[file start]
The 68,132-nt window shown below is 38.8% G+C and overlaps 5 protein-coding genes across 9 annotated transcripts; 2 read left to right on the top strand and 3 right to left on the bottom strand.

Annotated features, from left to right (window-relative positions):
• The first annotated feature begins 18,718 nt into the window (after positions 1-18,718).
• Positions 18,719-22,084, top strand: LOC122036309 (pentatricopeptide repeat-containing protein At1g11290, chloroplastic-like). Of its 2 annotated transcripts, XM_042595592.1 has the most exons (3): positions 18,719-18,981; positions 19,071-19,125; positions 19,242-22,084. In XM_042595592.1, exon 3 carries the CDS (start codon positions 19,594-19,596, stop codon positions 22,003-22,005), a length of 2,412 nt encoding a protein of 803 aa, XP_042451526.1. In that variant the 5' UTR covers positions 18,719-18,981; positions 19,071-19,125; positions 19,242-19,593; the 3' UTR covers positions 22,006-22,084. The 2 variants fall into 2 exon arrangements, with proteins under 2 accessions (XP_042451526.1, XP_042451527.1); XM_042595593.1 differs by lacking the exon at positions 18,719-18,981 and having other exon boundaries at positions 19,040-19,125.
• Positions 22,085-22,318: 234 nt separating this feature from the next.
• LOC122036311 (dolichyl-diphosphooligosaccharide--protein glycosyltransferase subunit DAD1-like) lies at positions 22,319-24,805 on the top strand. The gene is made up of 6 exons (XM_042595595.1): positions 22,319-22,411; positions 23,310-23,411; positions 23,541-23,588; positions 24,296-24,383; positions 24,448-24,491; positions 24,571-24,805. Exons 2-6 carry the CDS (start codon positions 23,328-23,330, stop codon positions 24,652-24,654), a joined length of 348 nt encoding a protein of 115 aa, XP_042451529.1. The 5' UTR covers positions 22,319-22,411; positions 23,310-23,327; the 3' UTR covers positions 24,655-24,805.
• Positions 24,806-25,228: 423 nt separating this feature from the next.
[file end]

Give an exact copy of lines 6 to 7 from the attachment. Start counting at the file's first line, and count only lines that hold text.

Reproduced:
• LOC122036311 (dolichyl-diphosphooligosaccharide--protein glycosyltransferase subunit DAD1-like) lies at positions 22,319-24,805 on the top strand. The gene is made up of 6 exons (XM_042595595.1): positions 22,319-22,411; positions 23,310-23,411; positions 23,541-23,588; positions 24,296-24,383; positions 24,448-24,491; positions 24,571-24,805. Exons 2-6 carry the CDS (start codon positions 23,328-23,330, stop codon positions 24,652-24,654), a joined length of 348 nt encoding a protein of 115 aa, XP_042451529.1. The 5' UTR covers positions 22,319-22,411; positions 23,310-23,327; the 3' UTR covers positions 24,655-24,805.
• Positions 24,806-25,228: 423 nt separating this feature from the next.